The 4 Essential Nutrients You’re Likely Missing
There’s so much focus on how much Americans eat that we miss the idea that many of us actually aren’t getting enough of certain essential nutrients – nutrients that are vital to our health and well-being.
In fact, Americans remain undernourished, falling short of recommendations for four essential nutrients: calcium, vitamin D, potassium and fiber, according to the 2015 Dietary Guidelines Advisory Committee Report (DGAC). Nutrition experts describe these nutrients as “nutrients of public health concern” because not getting enough of them may pose health risks.
How do we get these nutrients you may ask? Here are some simple ways to incorporate these important essential nutrients them into your daily diet.
How we’re doing: People generally don’t get enough calcium, particularly among adolescent girls, and in adult and pregnant women.
Why we need calcium: The mineral gained fame for bones and teeth, but calcium also is needed for proper muscle contraction, nerve function and blood clotting. Some studies suggest calcium may support healthy blood pressure and heart health.
How to get calcium. Milk is the top food source for calcium. It’s hard to replace nutrients lost, like calcium, when you skip milk. In fact, if no dairy is consumed, the DGAC found through modeling analysis that calcium intake levels drop by 68 to 88 percent in all age groups. Some plant milks, such as soy and almond, contain minimal amounts of natural calcium, so they are typically fortified. That’s why it’s important to check your ingredient labels to know what you are getting.
Other sources of calcium include dark leafy greens, sardines and fortified cereals, but keep in mind, you’d need 7 cups of raw broccoli to get the same amount of calcium in just one 8 oz. glass of milk.
How we’re doing: Our intake of vitamin D is well below daily recommendations for all age groups, especially young adults and seniors.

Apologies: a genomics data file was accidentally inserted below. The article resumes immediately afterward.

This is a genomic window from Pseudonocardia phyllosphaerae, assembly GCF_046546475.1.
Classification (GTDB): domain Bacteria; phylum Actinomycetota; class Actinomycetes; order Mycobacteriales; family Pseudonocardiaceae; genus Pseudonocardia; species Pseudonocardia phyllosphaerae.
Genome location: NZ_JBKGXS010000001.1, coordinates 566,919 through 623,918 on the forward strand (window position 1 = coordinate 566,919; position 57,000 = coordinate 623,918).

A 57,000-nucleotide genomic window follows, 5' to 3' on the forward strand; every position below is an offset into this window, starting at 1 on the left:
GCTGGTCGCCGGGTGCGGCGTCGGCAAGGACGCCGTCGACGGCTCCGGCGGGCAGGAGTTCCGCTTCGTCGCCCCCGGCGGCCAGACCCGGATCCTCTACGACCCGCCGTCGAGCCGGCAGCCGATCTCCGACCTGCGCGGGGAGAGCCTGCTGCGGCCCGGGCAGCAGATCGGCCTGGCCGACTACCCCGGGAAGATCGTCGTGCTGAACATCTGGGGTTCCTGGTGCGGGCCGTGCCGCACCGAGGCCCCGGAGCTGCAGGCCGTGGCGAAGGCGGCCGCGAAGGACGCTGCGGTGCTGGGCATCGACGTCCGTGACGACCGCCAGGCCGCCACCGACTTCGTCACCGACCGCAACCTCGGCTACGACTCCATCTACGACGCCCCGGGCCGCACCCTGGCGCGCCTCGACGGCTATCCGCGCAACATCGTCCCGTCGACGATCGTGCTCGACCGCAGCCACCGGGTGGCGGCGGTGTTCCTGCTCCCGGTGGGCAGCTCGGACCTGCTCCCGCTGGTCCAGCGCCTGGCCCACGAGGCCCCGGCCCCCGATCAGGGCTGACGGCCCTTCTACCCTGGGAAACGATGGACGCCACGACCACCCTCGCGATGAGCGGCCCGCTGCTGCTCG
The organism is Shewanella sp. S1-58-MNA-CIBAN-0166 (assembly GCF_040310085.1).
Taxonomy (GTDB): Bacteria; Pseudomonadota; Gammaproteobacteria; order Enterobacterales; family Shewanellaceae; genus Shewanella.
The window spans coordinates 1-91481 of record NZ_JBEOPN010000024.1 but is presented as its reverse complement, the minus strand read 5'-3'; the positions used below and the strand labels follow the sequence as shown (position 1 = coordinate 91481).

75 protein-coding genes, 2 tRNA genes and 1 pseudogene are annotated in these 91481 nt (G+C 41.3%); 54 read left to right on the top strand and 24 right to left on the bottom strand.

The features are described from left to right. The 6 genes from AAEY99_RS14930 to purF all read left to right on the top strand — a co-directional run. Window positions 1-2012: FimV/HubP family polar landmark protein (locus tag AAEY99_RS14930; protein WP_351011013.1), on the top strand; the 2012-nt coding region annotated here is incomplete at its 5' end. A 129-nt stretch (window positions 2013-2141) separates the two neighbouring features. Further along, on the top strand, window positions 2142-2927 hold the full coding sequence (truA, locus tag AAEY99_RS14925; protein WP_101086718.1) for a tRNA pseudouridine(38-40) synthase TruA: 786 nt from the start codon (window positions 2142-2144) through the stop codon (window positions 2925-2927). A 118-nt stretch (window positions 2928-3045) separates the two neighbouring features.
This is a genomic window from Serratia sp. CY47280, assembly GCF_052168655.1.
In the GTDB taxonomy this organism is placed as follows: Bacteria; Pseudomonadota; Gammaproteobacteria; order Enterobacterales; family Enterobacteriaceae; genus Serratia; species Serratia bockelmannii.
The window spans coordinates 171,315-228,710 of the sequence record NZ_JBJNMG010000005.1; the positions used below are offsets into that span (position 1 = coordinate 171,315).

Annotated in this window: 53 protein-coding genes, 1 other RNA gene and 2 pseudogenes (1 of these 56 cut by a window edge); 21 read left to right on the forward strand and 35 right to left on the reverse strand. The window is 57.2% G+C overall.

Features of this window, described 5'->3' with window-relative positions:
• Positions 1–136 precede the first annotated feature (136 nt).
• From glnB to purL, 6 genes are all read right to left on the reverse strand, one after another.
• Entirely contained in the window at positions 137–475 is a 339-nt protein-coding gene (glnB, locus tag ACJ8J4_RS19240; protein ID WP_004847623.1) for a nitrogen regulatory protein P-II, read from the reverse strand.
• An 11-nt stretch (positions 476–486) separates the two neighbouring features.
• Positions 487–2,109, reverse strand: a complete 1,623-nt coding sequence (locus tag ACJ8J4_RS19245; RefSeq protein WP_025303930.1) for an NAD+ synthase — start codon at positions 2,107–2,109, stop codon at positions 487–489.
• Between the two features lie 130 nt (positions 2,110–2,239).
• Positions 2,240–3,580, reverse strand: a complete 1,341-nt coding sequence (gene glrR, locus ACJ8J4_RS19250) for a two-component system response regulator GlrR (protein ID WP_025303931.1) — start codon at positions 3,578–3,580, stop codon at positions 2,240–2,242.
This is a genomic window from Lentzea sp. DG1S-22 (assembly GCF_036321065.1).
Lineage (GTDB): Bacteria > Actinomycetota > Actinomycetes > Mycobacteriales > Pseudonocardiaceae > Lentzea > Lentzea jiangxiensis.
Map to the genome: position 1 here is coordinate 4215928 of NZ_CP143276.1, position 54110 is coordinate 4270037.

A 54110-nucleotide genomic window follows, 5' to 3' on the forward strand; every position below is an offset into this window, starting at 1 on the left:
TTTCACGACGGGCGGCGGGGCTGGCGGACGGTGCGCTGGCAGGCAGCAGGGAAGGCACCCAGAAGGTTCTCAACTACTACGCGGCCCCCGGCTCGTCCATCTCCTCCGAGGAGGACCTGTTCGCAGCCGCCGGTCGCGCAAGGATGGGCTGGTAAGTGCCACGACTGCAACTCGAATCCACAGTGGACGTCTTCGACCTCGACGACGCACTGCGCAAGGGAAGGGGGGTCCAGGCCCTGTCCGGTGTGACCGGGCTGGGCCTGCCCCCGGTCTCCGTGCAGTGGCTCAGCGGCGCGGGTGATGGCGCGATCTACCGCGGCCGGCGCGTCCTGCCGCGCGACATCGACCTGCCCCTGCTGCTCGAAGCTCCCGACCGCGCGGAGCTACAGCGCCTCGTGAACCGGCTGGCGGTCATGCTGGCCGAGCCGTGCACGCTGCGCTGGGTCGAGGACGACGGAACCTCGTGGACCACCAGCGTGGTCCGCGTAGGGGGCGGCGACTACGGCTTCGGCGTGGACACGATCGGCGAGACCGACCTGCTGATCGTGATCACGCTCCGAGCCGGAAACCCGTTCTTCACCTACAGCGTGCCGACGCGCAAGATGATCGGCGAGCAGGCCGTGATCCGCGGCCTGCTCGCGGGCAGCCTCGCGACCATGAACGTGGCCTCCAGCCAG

Why we need vitamin D: Vitamin D works with calcium to support healthy bones. Together with calcium, vitamin D also helps protect against osteoporosis. Plus, your muscles need it to move. Nerves need it to carry messages between the brain and every body part. A growing body of evidence supports the potential role vitamin D plays to reduce the risk of both cardiovascular disease and cancer, according to the report.
How to get vitamin D: Dubbed the “sunshine vitamin” because our bodies can make vitamin D when sunlight hits our skin, there aren’t many foods that naturally contain vitamin D. Milk is the top food source, although some yogurts are now fortified with vitamin D as well. The DGAC found that if no dairy is consumed, vitamin D is lowered by 20 to 30 percent. You can also find vitamin D in certain types of fish, mushrooms, some fortified juices and fortified cereals.
How we’re doing: Potassium intake is low across the entire population, but there is a particular concern for middle-aged and older adults, who are at increased risk for cardiovascular disease.
Why we need potassium: Potassium helps regulate the balance of fluids in the body and plays a critical role in maintaining a healthy blood pressure. The mineral was identified as a nutrient of “public health significance” because low intakes are linked to hypertension and cardiovascular diseases, according to the report.
How to get potassium: A glass of milk has about the same amount of potassium as a small banana, and is the top food source of potassium in the diet. You can also get potassium from fruits, vegetables and legumes. Potatoes top the list for potassium-rich vegetables, while oranges and bananas score high for fruits.
How we’re doing: Our country’s average intake of dietary fiber is about half the recommended levels of 25 grams per day.
Why we need fiber: Fiber is best known for its role in digestive health, but newer studies suggest fiber may play a role in reducing the risk of heart disease, certain cancers, type 2 diabetes and obesity, according to the report.
How to get fiber: You’ll only find fiber in plant foods, especially high-fiber cereals and whole grains. Other good sources of fiber include legumes, seeds, vegetables and fruits – especially apples with the skin and seed-filled raspberries.